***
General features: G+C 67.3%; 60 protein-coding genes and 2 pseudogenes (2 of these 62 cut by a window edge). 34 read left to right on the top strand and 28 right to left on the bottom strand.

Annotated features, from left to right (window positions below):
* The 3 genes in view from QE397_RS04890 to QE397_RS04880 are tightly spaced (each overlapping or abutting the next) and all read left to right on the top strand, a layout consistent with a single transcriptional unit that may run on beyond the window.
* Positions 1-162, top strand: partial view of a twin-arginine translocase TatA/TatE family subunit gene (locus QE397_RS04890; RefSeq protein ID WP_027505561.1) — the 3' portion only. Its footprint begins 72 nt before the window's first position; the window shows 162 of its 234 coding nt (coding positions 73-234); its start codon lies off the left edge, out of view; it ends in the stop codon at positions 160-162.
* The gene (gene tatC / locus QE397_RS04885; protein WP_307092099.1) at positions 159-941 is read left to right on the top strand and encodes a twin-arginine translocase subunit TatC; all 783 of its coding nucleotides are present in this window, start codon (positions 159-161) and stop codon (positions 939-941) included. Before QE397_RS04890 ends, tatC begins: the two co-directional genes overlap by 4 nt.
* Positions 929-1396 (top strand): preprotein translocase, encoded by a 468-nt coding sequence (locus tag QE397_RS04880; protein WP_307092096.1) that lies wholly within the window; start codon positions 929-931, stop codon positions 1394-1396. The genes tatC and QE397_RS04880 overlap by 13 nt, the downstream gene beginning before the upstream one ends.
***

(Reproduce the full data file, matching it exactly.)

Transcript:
General features: G+C 67.3%; 60 protein-coding genes and 2 pseudogenes (2 of these 62 cut by a window edge). 34 read left to right on the top strand and 28 right to left on the bottom strand.

Annotated features, from left to right (window positions below):
* The 3 genes in view from QE397_RS04890 to QE397_RS04880 are tightly spaced (each overlapping or abutting the next) and all read left to right on the top strand, a layout consistent with a single transcriptional unit that may run on beyond the window.
* Positions 1-162, top strand: partial view of a twin-arginine translocase TatA/TatE family subunit gene (locus QE397_RS04890; RefSeq protein ID WP_027505561.1) — the 3' portion only. Its footprint begins 72 nt before the window's first position; the window shows 162 of its 234 coding nt (coding positions 73-234); its start codon lies off the left edge, out of view; it ends in the stop codon at positions 160-162.
* The gene (gene tatC / locus QE397_RS04885; protein WP_307092099.1) at positions 159-941 is read left to right on the top strand and encodes a twin-arginine translocase subunit TatC; all 783 of its coding nucleotides are present in this window, start codon (positions 159-161) and stop codon (positions 939-941) included. Before QE397_RS04890 ends, tatC begins: the two co-directional genes overlap by 4 nt.
* Positions 929-1396 (top strand): preprotein translocase, encoded by a 468-nt coding sequence (locus tag QE397_RS04880; protein WP_307092096.1) that lies wholly within the window; start codon positions 929-931, stop codon positions 1394-1396. The genes tatC and QE397_RS04880 overlap by 13 nt, the downstream gene beginning before the upstream one ends.